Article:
With regard to precertification, FDA appears ready to establish standards for "organizational excellence," under which an organization (rather than a particular device) might be pre-certified. The initial approach focuses on patient safety, product quality, clinical responsibility, cybersecurity responsibility and proactive culture. If an organization is pre-certified under these excellence standards, the organization may be entitled to launch new SaMDs with reduced premarket review requirements. Those organizations may also have lower reporting and qualification requirements before, for example, rolling out update and new versions. Eventually, FDA may authorize other competent authorities to precertify software designs and manufacturers, similar to the way the European Union relies on notified bodies to help manufacturers qualify medical devices for a European Conformity (CE) mark.

The workshops

As part of the public meeting, FDA invited stakeholders to attend as the "tenth pilot partner." The agency convened workshops at which pre-certification pilot companies endorsed its step toward "right-sizing" the regulation of digital health. One participant from FDA noted that, although the agency will always maintain rigorous oversight of device safety and effectiveness, "nothing is sacred"—suggesting a willingness to reconsider and reconceive how those ends are accomplished.

Next steps in developing a software pre-cert program

The workshops not only provided an update from FDA, they also invited stakeholder input. Some of the open issues identified during the workshops included:

  • Whether the pre-cert program would take the place of a traditional 510(k) or pre-market approval (PMA) review process for software products intended for use as medical devices
  • Whether the pre-cert program would change the standards or length of premarket review (presumably the focus of the next phase of updating the regulation of SaMD)
  • Discussion of the standards that would be used to measure organizational excellence, such as international standards or an FDA-developed model
  • How payers might evaluate SaMD products for coverage and reimbursement, if SaMD products were cleared for market without clinical and other data that would currently be required for premarket review
  • How the pre-cert program might change the current approach to premarket review for software products and related services (for example, the DHF)
  • How FDA will likely manage the process of certifying organizational excellence, including whether it may establish standards for outsourcing precertification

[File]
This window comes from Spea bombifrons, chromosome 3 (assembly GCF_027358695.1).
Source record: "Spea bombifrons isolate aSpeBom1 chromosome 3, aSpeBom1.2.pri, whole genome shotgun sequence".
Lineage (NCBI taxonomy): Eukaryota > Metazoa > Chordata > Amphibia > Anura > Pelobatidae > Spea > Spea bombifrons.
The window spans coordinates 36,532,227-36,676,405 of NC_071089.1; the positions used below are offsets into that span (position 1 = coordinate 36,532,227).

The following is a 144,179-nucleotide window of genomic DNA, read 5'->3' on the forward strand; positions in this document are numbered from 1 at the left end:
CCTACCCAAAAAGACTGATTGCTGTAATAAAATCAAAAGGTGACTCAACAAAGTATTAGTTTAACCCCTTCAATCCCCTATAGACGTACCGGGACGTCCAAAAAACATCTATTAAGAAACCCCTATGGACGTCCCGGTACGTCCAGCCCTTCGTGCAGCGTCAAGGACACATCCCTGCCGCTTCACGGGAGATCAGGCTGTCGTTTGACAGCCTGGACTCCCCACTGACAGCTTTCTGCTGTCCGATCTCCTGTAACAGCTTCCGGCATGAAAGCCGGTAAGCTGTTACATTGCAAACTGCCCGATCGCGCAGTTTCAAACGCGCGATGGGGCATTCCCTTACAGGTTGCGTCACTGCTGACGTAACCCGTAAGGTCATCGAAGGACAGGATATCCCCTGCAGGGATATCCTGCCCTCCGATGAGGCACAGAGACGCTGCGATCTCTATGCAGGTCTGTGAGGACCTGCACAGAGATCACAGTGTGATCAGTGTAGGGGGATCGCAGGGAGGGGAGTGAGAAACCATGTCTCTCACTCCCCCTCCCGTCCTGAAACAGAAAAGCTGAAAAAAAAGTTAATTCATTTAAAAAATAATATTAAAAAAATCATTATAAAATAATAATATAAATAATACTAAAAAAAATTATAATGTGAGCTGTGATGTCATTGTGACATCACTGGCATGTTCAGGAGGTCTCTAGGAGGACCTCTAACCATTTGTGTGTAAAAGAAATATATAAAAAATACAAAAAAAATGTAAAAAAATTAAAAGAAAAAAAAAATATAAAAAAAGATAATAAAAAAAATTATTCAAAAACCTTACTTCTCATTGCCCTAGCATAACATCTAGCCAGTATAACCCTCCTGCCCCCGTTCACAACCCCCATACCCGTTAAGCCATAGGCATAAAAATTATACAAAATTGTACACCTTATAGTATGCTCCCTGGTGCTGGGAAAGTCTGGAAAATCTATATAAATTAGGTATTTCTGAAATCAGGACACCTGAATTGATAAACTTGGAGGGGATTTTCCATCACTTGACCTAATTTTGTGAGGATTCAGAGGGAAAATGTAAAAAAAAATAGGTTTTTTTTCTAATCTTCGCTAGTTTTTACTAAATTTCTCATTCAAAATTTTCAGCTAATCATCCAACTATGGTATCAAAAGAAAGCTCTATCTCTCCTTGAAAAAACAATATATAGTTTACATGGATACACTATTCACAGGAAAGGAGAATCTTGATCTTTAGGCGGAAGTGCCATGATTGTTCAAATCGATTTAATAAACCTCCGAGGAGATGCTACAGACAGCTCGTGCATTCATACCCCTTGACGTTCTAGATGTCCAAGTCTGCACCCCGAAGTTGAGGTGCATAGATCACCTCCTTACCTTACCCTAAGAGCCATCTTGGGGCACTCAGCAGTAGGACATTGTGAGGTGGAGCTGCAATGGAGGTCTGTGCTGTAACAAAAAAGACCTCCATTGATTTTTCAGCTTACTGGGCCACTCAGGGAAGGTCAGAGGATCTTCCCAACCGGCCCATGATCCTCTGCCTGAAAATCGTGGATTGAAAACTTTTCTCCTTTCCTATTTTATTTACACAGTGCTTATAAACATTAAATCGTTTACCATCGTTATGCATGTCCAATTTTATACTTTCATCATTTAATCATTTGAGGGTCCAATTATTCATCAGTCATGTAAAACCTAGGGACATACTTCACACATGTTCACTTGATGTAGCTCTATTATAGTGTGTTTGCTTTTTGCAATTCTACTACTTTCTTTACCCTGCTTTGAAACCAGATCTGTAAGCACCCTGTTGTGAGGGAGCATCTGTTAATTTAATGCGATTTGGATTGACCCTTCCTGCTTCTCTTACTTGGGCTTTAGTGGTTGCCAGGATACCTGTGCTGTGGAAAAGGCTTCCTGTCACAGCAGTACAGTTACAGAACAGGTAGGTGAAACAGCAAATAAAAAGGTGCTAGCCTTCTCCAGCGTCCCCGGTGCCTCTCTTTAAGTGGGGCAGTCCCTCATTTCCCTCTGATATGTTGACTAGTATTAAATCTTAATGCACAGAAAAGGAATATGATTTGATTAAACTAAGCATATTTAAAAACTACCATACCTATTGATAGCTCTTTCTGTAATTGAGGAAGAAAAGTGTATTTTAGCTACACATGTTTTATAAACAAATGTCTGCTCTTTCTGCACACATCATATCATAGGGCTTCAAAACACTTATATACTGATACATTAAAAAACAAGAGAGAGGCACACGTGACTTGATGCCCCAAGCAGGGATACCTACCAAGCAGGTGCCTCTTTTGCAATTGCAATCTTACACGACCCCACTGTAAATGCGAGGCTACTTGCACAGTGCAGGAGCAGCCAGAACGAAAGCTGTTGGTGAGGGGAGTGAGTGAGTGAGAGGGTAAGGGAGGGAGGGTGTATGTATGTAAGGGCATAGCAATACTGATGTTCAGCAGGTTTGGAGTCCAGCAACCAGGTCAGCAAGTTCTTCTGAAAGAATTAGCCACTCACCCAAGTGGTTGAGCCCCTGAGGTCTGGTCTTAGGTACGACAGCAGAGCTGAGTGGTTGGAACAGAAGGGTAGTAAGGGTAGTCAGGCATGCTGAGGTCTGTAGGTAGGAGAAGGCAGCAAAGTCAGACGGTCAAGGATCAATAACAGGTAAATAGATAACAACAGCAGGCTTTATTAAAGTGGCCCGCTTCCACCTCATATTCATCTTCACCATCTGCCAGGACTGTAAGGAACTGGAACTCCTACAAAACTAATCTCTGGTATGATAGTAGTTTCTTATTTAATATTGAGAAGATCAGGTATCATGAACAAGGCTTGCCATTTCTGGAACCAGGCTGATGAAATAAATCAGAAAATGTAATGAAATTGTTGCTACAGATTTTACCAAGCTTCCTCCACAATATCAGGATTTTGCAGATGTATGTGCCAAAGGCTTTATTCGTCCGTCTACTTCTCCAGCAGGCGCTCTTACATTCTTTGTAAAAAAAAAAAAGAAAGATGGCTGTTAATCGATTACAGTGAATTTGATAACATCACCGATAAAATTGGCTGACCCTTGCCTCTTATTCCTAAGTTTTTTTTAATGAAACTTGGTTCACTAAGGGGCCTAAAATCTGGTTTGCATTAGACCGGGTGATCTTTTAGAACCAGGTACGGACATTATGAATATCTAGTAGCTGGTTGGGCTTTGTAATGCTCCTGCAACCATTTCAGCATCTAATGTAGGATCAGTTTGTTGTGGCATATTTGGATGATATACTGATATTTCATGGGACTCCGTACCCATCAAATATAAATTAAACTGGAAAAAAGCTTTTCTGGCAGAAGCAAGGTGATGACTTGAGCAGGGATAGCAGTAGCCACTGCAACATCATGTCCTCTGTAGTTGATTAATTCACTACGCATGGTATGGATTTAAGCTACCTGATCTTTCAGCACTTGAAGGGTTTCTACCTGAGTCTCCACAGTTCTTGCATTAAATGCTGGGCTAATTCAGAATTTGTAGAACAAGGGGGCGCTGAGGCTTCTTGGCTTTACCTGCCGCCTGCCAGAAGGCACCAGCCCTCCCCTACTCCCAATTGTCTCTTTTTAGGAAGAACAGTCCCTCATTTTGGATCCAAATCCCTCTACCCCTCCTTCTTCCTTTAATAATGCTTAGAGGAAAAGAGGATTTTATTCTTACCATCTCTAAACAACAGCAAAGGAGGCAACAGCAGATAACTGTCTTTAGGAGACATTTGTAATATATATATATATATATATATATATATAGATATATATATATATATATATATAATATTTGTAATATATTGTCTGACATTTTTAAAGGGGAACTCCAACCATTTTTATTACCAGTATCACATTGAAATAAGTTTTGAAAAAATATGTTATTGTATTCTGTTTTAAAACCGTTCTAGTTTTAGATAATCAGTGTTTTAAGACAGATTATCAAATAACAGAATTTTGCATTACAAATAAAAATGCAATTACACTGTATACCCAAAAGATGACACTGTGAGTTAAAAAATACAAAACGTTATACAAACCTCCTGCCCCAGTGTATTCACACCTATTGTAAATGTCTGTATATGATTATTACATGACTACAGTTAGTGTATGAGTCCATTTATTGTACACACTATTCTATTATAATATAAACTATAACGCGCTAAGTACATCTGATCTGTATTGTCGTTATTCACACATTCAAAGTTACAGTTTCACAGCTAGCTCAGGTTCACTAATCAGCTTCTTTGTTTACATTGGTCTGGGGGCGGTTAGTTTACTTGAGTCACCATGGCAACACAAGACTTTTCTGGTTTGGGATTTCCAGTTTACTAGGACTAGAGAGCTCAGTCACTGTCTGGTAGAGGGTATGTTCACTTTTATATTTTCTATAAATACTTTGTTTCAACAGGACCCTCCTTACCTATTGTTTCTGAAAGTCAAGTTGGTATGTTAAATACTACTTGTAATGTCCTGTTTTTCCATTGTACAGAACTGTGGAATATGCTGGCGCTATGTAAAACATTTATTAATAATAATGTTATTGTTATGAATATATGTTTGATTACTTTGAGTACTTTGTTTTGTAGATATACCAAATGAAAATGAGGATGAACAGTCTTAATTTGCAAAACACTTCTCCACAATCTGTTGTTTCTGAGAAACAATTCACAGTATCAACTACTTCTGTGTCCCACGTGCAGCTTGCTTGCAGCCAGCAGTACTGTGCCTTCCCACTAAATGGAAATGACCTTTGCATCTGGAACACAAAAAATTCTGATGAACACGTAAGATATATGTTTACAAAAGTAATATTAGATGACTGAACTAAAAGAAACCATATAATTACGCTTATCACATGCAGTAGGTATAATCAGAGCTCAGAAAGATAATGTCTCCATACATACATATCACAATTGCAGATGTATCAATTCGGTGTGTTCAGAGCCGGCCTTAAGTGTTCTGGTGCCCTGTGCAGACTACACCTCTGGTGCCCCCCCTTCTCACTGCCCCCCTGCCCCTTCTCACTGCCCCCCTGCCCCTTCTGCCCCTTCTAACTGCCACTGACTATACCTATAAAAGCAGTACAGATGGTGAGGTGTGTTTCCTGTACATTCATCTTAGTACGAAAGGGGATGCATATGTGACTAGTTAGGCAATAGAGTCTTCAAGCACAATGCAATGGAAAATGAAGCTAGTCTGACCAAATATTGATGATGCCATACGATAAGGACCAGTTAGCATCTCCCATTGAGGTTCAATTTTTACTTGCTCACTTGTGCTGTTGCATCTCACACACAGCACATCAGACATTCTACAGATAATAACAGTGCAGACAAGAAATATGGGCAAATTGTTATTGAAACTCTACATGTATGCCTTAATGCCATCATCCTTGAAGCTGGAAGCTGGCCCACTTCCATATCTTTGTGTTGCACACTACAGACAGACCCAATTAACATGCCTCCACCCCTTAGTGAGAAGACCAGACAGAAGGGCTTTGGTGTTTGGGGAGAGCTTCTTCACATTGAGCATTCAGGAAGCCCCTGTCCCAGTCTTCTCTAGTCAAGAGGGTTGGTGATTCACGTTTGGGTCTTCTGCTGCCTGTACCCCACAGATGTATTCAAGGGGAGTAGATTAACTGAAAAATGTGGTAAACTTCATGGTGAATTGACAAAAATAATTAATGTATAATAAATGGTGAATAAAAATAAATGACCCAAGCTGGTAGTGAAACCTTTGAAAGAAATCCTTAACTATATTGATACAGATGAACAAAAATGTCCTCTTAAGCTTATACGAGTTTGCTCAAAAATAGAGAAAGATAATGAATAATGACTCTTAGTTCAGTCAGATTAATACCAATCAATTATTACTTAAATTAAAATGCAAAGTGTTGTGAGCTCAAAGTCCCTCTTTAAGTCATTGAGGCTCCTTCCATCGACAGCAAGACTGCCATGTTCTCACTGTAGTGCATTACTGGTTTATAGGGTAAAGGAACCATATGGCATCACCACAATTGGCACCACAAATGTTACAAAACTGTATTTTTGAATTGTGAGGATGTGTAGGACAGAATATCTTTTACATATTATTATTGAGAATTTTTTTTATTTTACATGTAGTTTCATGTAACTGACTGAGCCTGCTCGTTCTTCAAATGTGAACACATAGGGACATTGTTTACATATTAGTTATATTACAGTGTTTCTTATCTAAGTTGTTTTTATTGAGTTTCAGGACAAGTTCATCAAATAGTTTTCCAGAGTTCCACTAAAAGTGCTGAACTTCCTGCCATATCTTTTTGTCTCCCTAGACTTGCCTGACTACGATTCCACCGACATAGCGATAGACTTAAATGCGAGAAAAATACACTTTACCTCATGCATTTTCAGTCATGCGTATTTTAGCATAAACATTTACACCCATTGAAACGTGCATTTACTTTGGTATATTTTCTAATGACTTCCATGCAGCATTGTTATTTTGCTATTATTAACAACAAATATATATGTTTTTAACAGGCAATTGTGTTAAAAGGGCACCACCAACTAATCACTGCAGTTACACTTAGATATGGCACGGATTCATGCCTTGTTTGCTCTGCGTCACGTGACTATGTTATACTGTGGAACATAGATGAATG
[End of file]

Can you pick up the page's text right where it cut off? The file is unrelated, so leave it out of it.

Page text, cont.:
• How the emerging new regulatory pathway might apply to "software in a medical device" (SiMD)

To help build this pathway, and to answer these and many other open questions, the FDA has issued a call to stakeholders: "We cannot build this program to create the right incentives, solve the right problems, and produce the right outcomes for public health without input and collaboration from all stakeholders."

To that end, and until March 1, 2018, stakeholders are invited to offer comment and recommendations at FDA's website. Although the process of updating the regulation of software products and services will take the next few years, this is the beginning of a process that is poised to radically change the clearance process for software as a medical device and digital health. Any businesses interested in the future of digital health should consider stepping forward and participating in the creation of this regulatory pathway.


DISCLAIMER: Because of the generality of this update, the information provided herein may not be applicable in all situations and should not be acted upon without specific legal advice based on particular situations.

© Dentons | Attorney Advertising

Written by:


Dentons on:

Readers' Choice 2017
Reporters on Deadline

"My best business intelligence, in one easy email…"

Your first step to building a free, personalized, morning email brief covering pertinent authors and topics on JD Supra:
Sign up using*

Already signed up? Log in here

*By using the service, you signify your acceptance of JD Supra's Privacy Policy.
Custom Email Digest
Privacy Policy (Updated: October 8, 2015):

JD Supra provides users with access to its legal industry publishing services (the "Service") through its website (the "Website") as well as through other sources. Our policies with regard to data collection and use of personal information of users of the Service, regardless of the manner in which users access the Service, and visitors to the Website are set forth in this statement ("Policy"). By using the Service, you signify your acceptance of this Policy.

Information Collection and Use by JD Supra

JD Supra collects users' names, companies, titles, e-mail address and industry. JD Supra also tracks the pages that users visit, logs IP addresses and aggregates non-personally identifiable user data and browser type. This data is gathered using cookies and other technologies.